• Queue underflow (isempty): When the Queue is empty, i.e., no elements are in the Queue then it throws the underflow condition.

A Queue can be represented as a container opened from both the sides in which the element can be enqueued from one side and dequeued from another side as shown in the below figure:

Implementation of Queue

There are two ways of implementing the Queue:

What are the use cases of Queue?

Here, we will see the real-world scenarios where we can use the Queue data structure. The Queue data structure is mainly used where there is a shared resource that has to serve the multiple requests but can serve a single request at a time. In such cases, we need to use the Queue data structure for queuing up the requests. The request that arrives first in the queue will be served first. The following are the real-world scenarios in which the Queue concept is used:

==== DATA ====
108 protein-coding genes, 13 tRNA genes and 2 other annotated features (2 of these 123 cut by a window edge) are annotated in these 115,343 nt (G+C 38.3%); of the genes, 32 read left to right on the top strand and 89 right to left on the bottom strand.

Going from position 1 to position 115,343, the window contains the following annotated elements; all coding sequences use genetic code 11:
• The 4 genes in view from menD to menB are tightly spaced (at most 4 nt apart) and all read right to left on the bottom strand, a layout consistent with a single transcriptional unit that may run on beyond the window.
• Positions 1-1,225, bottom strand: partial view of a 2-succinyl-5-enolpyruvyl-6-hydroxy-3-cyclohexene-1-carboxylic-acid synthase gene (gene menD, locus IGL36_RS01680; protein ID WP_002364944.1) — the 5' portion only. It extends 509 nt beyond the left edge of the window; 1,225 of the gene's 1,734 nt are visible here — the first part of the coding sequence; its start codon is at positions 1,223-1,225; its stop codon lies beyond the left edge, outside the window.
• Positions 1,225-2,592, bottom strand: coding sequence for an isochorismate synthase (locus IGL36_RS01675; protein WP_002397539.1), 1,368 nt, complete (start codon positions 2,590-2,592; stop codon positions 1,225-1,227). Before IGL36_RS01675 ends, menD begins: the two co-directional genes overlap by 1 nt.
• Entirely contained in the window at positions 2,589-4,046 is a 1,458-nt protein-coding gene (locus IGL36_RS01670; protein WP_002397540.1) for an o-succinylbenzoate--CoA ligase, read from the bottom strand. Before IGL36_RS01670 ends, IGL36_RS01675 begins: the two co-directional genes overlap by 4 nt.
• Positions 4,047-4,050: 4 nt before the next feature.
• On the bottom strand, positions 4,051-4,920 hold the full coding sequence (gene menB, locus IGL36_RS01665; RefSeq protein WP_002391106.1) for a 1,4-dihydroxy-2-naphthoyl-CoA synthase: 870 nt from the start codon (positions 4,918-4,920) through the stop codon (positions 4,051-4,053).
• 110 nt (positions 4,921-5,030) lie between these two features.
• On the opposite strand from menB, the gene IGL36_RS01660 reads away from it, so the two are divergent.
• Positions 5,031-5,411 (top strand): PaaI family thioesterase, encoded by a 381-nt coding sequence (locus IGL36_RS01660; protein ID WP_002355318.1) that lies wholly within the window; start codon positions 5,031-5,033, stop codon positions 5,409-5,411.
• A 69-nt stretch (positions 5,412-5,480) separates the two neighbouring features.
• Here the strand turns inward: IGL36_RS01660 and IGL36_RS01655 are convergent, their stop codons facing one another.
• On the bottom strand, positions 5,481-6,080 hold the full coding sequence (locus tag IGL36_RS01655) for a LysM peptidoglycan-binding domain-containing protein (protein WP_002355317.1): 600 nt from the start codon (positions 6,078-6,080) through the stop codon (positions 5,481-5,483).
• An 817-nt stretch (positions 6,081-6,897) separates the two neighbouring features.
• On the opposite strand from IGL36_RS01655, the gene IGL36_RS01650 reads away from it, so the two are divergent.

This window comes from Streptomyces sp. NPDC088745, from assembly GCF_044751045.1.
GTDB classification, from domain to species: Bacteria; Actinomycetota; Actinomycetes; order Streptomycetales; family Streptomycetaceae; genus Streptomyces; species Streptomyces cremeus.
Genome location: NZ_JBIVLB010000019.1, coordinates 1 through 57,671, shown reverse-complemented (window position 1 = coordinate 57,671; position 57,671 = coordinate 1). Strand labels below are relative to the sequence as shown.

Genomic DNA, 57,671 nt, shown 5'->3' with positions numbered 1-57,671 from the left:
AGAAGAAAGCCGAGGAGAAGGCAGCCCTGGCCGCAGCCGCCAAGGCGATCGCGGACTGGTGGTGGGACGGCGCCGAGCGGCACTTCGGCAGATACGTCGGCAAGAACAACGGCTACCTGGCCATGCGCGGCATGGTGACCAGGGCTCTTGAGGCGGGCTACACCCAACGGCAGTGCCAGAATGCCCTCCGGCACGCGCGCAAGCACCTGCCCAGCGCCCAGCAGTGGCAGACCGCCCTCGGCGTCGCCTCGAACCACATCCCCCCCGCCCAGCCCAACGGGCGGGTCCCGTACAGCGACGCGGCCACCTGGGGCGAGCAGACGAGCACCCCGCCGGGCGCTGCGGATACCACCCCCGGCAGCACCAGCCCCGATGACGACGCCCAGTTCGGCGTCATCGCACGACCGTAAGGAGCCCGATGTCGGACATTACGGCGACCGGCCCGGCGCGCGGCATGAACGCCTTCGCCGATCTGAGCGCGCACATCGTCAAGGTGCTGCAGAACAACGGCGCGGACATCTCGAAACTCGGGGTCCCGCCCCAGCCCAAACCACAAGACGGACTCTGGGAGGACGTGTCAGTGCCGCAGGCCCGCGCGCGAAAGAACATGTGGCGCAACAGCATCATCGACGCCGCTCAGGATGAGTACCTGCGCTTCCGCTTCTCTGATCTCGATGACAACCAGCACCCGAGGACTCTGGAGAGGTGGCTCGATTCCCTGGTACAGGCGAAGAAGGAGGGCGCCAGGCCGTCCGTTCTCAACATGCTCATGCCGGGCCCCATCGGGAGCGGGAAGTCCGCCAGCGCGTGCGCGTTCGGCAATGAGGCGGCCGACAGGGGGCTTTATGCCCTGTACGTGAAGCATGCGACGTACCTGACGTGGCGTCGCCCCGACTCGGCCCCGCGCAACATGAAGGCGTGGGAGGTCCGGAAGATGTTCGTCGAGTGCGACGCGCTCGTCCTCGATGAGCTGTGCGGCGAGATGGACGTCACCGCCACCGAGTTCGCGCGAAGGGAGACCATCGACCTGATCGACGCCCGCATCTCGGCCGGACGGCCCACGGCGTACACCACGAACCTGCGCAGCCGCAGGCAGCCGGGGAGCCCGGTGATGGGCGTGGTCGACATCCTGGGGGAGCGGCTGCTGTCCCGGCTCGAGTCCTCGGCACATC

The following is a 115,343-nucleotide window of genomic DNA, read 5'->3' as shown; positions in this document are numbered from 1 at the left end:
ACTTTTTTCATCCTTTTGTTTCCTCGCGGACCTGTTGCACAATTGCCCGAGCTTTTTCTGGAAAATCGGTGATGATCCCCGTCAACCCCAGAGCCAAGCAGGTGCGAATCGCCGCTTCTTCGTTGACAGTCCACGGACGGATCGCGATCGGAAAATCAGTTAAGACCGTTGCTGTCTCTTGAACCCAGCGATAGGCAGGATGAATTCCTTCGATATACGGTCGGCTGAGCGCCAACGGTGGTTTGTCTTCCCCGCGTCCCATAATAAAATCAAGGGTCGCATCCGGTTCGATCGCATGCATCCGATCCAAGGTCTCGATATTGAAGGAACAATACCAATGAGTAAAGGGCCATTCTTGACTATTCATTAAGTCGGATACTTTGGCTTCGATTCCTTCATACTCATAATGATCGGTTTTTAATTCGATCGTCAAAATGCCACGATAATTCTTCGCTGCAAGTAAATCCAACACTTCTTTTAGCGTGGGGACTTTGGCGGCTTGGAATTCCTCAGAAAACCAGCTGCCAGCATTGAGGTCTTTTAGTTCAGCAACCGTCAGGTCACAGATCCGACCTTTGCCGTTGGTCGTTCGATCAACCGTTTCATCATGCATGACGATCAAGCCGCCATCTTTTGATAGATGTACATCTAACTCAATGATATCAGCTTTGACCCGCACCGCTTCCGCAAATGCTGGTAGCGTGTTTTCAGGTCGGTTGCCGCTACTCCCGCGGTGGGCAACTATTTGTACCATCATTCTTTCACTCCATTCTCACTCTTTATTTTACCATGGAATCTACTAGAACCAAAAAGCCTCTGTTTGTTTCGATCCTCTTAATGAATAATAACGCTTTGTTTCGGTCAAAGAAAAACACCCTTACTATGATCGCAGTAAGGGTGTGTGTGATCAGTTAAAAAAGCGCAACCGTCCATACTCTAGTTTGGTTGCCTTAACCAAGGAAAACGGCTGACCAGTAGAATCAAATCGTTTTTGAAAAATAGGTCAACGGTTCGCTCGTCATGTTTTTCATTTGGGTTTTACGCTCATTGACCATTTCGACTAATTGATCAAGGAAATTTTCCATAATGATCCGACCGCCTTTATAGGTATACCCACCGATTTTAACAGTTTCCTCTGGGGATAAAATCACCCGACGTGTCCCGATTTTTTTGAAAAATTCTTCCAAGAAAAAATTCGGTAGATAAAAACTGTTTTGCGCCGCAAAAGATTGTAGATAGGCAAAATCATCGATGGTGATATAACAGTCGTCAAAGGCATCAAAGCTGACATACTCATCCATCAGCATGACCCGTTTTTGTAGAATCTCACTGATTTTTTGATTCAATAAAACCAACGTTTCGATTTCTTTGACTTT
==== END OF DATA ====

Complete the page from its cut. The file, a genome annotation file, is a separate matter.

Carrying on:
• Suppose we have a printer shared between various machines in a network, and any machine or computer in a network can send a print request to the printer. But, the printer can serve a single request at a time, i.e., a printer can print a single document at a time. When any print request comes from the network, and if the printer is busy, the printer's program will put the print request in a queue.
  • . If the requests are available in the Queue, the printer takes a request from the front of the queue, and serves it.